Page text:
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Re: [RC] Beet pulp and cigarettes (now colics) - Beth Walker

I agree with Ed on this one. ?From what I remember "back in the day", a 20 year old horse was old. ?If you were looking to buy a horse, you didn't buy one much over 12, because they only had a few good years left in them. ?

Horses got wormed once or maybe twice a year, had their teeth checked maybe every couple of years, and were hand-floated (no power tools or mouth speculums), and got straight alfalfa hay, maybe with some wheat bran once a week.

What I remember is that somewhere in the mid-late 80's (I think), the straight alfalfa diet (plus hard water and maybe the wheat bran?) became linked with the formation of enteroliths - at least in this neck of the woods. ?People started shifting from straight alfalfa to half-and-half with grass or oat hay, or going to all oat hay or all grass hay. ?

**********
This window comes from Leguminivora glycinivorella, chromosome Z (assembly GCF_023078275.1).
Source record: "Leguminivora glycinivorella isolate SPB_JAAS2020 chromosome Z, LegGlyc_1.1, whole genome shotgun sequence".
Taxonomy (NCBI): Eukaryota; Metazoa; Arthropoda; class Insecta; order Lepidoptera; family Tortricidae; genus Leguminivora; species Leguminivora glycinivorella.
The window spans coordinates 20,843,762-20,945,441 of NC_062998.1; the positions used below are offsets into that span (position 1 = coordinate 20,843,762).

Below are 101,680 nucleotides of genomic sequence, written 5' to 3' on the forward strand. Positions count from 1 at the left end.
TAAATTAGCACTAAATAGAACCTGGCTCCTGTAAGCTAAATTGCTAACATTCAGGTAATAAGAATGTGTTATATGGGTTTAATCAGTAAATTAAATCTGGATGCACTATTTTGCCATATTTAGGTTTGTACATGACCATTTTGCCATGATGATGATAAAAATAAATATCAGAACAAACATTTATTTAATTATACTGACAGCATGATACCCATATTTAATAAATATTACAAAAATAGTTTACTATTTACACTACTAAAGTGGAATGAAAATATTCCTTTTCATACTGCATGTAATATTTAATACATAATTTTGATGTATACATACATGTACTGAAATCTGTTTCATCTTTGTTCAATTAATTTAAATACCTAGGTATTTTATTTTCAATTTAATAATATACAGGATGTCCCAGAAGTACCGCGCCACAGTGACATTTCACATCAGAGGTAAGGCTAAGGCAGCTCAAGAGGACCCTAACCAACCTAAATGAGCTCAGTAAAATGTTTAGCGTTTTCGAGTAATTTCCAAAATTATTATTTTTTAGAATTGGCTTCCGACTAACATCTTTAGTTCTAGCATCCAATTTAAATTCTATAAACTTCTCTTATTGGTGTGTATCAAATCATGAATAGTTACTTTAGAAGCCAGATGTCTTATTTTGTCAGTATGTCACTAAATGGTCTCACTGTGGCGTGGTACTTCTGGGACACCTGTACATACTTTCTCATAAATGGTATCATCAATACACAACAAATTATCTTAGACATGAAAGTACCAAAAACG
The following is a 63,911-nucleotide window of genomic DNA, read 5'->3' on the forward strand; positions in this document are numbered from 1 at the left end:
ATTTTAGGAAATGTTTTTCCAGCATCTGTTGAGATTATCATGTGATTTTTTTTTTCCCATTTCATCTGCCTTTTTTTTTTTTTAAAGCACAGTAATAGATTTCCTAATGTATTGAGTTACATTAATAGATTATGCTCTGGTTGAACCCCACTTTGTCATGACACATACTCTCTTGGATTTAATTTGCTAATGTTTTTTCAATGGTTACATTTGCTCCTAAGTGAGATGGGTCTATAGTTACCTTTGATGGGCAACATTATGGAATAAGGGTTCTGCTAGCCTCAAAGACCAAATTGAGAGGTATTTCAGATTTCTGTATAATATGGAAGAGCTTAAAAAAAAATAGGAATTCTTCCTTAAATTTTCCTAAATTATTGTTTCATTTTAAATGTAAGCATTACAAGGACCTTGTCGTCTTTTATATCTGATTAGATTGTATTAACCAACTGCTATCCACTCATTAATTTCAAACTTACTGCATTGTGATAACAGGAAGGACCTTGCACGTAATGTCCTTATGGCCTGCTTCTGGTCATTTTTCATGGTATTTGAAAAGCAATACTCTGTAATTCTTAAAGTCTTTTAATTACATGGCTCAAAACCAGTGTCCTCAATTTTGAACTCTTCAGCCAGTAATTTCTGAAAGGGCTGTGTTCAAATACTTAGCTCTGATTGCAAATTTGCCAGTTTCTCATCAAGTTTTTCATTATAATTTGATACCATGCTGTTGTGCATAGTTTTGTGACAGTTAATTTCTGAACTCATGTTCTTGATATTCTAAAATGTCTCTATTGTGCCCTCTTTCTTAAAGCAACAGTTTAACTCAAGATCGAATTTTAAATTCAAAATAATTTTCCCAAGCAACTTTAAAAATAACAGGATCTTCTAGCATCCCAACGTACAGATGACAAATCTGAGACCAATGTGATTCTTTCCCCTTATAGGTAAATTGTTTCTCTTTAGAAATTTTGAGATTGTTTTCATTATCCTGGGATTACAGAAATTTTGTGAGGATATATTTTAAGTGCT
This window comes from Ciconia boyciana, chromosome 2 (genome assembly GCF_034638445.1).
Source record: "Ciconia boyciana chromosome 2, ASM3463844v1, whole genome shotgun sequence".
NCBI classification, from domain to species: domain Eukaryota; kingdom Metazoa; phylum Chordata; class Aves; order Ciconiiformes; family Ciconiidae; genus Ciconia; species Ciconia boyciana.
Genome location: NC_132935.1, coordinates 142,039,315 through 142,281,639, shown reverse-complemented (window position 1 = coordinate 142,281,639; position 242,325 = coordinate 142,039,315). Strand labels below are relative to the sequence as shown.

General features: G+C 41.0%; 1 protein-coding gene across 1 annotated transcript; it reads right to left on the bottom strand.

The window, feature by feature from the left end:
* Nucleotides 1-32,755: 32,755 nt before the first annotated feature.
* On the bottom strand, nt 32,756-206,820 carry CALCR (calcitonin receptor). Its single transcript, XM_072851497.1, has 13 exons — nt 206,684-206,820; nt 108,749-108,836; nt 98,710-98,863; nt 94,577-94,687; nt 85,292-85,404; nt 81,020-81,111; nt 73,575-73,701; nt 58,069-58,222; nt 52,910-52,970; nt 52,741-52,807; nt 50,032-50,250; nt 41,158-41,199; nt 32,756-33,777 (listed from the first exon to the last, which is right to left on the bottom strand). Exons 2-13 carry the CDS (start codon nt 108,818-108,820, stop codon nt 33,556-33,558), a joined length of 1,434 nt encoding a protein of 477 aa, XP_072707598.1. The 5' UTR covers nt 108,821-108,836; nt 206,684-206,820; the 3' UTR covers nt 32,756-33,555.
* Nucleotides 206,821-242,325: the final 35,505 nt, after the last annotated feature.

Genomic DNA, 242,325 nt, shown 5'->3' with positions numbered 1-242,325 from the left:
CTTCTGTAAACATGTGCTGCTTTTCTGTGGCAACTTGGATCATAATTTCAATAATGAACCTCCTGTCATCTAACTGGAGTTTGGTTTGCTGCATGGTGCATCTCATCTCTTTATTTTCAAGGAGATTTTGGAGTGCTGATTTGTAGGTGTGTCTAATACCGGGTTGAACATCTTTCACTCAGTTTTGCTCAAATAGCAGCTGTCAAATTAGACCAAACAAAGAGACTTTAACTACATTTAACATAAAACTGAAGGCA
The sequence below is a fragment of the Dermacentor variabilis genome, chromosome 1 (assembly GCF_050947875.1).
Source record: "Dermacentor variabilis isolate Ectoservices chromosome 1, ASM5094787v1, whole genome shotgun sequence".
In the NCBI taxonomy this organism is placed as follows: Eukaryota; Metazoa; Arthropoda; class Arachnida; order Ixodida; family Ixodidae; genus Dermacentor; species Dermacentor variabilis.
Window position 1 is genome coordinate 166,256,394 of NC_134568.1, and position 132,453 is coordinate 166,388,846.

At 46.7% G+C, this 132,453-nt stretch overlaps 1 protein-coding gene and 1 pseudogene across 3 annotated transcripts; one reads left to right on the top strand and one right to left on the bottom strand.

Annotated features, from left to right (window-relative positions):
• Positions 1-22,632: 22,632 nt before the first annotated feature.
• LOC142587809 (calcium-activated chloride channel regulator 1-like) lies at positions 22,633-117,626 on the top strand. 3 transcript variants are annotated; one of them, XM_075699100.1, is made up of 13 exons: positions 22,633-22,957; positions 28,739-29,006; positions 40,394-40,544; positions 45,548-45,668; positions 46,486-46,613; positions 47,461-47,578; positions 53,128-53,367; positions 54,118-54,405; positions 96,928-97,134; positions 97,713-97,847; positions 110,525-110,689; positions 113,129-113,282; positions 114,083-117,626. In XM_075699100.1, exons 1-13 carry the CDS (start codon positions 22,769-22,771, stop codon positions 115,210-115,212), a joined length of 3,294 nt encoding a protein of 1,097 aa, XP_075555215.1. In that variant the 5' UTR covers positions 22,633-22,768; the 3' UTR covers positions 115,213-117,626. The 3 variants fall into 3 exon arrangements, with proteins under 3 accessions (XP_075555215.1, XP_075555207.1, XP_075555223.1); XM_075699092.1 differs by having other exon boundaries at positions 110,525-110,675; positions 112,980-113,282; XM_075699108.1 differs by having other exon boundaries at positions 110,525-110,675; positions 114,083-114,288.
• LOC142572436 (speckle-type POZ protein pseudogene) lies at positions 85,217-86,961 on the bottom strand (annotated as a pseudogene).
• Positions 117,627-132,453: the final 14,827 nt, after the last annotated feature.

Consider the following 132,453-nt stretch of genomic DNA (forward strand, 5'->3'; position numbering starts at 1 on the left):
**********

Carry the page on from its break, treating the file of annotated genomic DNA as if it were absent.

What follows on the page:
On Nov 21, 2007, at 3:18 PM, Sisu West Ranch wrote:

"...Is it because horses have now lost the natural ability to fend off parasites .."
I suspect that in the "good ole' days" there were very few 25 year old horses still being worked hard and healthy to boot.
We have a bunch of "expert" outfitters here in the Bitterroot who still only worm yearly, if at all.? They claim their stock lives long lives, but for some reason they are always riding and packing young, inexperienced horses and mules.
By the way, the number of generations of horses between the "good ole' days" and today is not nearly enough for evolution to make a big change in basic things like resistance to parasites.
Ed & Wendy Hauser
2994 Mittower Road
Victor, MT 59875
(406) 642-9640